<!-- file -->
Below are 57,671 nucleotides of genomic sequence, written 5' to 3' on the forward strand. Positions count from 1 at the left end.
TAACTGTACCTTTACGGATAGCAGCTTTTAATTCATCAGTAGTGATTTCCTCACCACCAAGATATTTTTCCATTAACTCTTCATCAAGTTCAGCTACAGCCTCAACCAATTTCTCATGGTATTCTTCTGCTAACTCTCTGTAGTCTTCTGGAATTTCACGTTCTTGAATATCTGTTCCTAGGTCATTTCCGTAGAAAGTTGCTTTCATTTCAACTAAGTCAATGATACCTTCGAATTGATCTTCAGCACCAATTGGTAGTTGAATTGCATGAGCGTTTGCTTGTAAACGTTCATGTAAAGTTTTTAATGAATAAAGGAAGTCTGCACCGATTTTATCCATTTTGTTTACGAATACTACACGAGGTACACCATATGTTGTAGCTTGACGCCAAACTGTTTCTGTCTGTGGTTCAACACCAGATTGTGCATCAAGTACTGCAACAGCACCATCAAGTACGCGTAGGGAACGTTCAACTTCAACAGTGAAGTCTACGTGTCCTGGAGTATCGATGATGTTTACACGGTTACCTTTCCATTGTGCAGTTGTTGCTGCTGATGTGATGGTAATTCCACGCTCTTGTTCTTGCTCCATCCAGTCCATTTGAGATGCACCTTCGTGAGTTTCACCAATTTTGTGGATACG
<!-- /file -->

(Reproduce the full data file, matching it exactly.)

Below are 57,671 nucleotides of genomic sequence, written 5' to 3' on the forward strand. Positions count from 1 at the left end.
TAACTGTACCTTTACGGATAGCAGCTTTTAATTCATCAGTAGTGATTTCCTCACCACCAAGATATTTTTCCATTAACTCTTCATCAAGTTCAGCTACAGCCTCAACCAATTTCTCATGGTATTCTTCTGCTAACTCTCTGTAGTCTTCTGGAATTTCACGTTCTTGAATATCTGTTCCTAGGTCATTTCCGTAGAAAGTTGCTTTCATTTCAACTAAGTCAATGATACCTTCGAATTGATCTTCAGCACCAATTGGTAGTTGAATTGCATGAGCGTTTGCTTGTAAACGTTCATGTAAAGTTTTTAATGAATAAAGGAAGTCTGCACCGATTTTATCCATTTTGTTTACGAATACTACACGAGGTACACCATATGTTGTAGCTTGACGCCAAACTGTTTCTGTCTGTGGTTCAACACCAGATTGTGCATCAAGTACTGCAACAGCACCATCAAGTACGCGTAGGGAACGTTCAACTTCAACAGTGAAGTCTACGTGTCCTGGAGTATCGATGATGTTTACACGGTTACCTTTCCATTGTGCAGTTGTTGCTGCTGATGTGATGGTAATTCCACGCTCTTGTTCTTGCTCCATCCAGTCCATTTGAGATGCACCTTCGTGAGTTTCACCAATTTTGTGGATACG